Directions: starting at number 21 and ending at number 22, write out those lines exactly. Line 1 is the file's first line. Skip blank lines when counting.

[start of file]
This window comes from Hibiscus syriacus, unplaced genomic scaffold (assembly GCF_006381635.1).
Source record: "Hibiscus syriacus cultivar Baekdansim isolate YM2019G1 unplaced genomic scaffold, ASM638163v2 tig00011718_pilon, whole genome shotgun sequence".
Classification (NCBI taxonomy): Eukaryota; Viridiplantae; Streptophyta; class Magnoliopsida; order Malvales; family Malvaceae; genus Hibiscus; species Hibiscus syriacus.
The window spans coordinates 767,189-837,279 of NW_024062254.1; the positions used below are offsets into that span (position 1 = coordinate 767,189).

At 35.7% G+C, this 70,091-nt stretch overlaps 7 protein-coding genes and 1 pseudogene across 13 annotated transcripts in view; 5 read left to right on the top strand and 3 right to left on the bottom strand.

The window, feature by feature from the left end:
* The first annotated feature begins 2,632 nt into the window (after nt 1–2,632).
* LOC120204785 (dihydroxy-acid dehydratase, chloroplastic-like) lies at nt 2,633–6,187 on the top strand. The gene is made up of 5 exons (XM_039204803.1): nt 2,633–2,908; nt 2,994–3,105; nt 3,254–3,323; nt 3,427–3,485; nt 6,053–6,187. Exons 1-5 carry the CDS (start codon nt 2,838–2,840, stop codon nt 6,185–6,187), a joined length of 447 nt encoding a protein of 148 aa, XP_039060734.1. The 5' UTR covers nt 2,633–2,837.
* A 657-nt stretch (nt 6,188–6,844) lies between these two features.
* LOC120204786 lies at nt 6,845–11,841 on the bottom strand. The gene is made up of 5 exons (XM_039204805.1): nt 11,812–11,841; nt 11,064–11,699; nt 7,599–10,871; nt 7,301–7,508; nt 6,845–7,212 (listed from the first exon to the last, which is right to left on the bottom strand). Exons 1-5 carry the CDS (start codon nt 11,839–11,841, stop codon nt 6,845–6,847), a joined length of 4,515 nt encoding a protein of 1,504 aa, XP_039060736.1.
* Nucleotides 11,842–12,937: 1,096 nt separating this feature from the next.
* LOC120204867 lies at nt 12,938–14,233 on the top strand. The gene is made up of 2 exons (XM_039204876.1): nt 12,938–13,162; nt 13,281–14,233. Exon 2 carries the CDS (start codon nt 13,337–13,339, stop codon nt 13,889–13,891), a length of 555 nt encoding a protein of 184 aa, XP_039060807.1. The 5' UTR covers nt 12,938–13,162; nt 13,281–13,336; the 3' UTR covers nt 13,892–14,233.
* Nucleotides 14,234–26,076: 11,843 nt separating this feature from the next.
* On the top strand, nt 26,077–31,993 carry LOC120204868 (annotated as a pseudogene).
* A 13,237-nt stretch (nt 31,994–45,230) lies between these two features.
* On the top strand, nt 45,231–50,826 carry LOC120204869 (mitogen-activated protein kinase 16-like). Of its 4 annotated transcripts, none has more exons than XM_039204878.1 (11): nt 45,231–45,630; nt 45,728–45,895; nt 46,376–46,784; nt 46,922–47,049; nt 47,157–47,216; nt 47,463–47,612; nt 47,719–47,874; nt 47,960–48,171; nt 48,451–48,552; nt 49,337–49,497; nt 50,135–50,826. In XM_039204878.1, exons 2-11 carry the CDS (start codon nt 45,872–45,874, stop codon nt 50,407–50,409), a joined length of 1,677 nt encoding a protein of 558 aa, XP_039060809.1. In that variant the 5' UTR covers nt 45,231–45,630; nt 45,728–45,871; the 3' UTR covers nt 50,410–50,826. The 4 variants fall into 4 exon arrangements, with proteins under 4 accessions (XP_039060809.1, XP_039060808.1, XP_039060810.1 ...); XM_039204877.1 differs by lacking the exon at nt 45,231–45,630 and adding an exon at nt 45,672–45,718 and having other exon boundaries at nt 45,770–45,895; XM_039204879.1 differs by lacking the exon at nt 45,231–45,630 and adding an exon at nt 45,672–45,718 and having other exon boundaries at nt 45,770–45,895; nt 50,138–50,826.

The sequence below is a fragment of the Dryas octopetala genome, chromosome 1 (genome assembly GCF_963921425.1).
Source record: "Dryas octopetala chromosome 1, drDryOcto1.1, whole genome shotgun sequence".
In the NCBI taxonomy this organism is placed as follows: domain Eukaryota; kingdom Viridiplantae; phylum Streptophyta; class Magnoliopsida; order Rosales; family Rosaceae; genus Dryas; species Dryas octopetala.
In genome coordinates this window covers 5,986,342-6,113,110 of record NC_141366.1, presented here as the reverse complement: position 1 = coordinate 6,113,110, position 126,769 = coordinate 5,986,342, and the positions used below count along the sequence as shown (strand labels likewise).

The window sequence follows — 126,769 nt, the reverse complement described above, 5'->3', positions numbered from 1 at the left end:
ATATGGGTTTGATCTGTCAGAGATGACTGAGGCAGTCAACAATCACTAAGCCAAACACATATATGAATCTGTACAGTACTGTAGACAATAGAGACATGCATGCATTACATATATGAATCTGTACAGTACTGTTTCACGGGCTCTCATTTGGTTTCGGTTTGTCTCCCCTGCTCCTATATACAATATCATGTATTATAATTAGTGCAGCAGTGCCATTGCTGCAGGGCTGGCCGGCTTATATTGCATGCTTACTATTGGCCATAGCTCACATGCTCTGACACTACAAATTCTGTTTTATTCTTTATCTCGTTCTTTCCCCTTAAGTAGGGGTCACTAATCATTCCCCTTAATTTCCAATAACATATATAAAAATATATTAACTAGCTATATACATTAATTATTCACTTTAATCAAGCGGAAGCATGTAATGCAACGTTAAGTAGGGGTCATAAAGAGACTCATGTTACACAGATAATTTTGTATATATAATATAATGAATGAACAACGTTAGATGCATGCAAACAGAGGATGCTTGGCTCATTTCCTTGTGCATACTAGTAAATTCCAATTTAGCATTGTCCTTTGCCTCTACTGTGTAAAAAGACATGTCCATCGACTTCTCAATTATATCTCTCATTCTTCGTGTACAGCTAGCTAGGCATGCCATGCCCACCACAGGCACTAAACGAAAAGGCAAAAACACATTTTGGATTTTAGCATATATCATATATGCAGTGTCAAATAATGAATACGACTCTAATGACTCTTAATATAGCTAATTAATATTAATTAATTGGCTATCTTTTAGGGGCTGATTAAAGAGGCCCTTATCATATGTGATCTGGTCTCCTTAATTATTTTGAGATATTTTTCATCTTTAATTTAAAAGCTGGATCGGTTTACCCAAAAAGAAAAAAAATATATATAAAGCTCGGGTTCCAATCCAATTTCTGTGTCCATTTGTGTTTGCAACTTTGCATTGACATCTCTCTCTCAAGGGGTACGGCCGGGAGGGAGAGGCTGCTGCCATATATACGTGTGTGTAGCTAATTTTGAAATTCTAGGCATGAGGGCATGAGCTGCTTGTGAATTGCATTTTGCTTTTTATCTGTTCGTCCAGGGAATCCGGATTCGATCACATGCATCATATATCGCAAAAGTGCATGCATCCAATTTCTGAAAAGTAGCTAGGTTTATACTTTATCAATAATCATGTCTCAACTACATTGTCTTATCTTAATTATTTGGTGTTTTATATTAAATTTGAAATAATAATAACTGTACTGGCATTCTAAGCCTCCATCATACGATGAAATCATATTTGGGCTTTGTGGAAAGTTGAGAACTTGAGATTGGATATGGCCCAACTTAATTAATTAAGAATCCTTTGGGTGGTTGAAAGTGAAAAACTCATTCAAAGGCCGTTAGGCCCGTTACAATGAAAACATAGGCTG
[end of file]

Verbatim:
The window sequence follows — 126,769 nt, the reverse complement described above, 5'->3', positions numbered from 1 at the left end:
ATATGGGTTTGATCTGTCAGAGATGACTGAGGCAGTCAACAATCACTAAGCCAAACACATATATGAATCTGTACAGTACTGTAGACAATAGAGACATGCATGCATTACATATATGAATCTGTACAGTACTGTTTCACGGGCTCTCATTTGGTTTCGGTTTGTCTCCCCTGCTCCTATATACAATATCATGTATTATAATTAGTGCAGCAGTGCCATTGCTGCAGGGCTGGCCGGCTTATATTGCATGCTTACTATTGGCCATAGCTCACATGCTCTGACACTACAAATTCTGTTTTATTCTTTATCTCGTTCTTTCCCCTTAAGTAGGGGTCACTAATCATTCCCCTTAATTTCCAATAACATATATAAAAATATATTAACTAGCTATATACATTAATTATTCACTTTAATCAAGCGGAAGCATGTAATGCAACGTTAAGTAGGGGTCATAAAGAGACTCATGTTACACAGATAATTTTGTATATATAATATAATGAATGAACAACGTTAGATGCATGCAAACAGAGGATGCTTGGCTCATTTCCTTGTGCATACTAGTAAATTCCAATTTAGCATTGTCCTTTGCCTCTACTGTGTAAAAAGACATGTCCATCGACTTCTCAATTATATCTCTCATTCTTCGTGTACAGCTAGCTAGGCATGCCATGCCCACCACAGGCACTAAACGAAAAGGCAAAAACACATTTTGGATTTTAGCATATATCATATATGCAGTGTCAAATAATGAATACGACTCTAATGACTCTTAATATAGCTAATTAATATTAATTAATTGGCTATCTTTTAGGGGCTGATTAAAGAGGCCCTTATCATATGTGATCTGGTCTCCTTAATTATTTTGAGATATTTTTCATCTTTAATTTAAAAGCTGGATCGGTTTACCCAAAAAGAAAAAAAATATATATAAAGCTCGGGTTCCAATCCAATTTCTGTGTCCATTTGTGTTTGCAACTTTGCATTGACATCTCTCTCTCAAGGGGTACGGCCGGGAGGGAGAGGCTGCTGCCATATATACGTGTGTGTAGCTAATTTTGAAATTCTAGGCATGAGGGCATGAGCTGCTTGTGAATTGCATTTTGCTTTTTATCTGTTCGTCCAGGGAATCCGGATTCGATCACATGCATCATATATCGCAAAAGTGCATGCATCCAATTTCTGAAAAGTAGCTAGGTTTATACTTTATCAATAATCATGTCTCAACTACATTGTCTTATCTTAATTATTTGGTGTTTTATATTAAATTTGAAATAATAATAACTGTACTGGCATTCTAAGCCTCCATCATACGATGAAATCATATTTGGGCTTTGTGGAAAGTTGAGAACTTGAGATTGGATATGGCCCAACTTAATTAATTAAGAATCCTTTGGGTGGTTGAAAGTGAAAAACTCATTCAAAGGCCGTTAGGCCCGTTACAATGAAAACATAGGCTG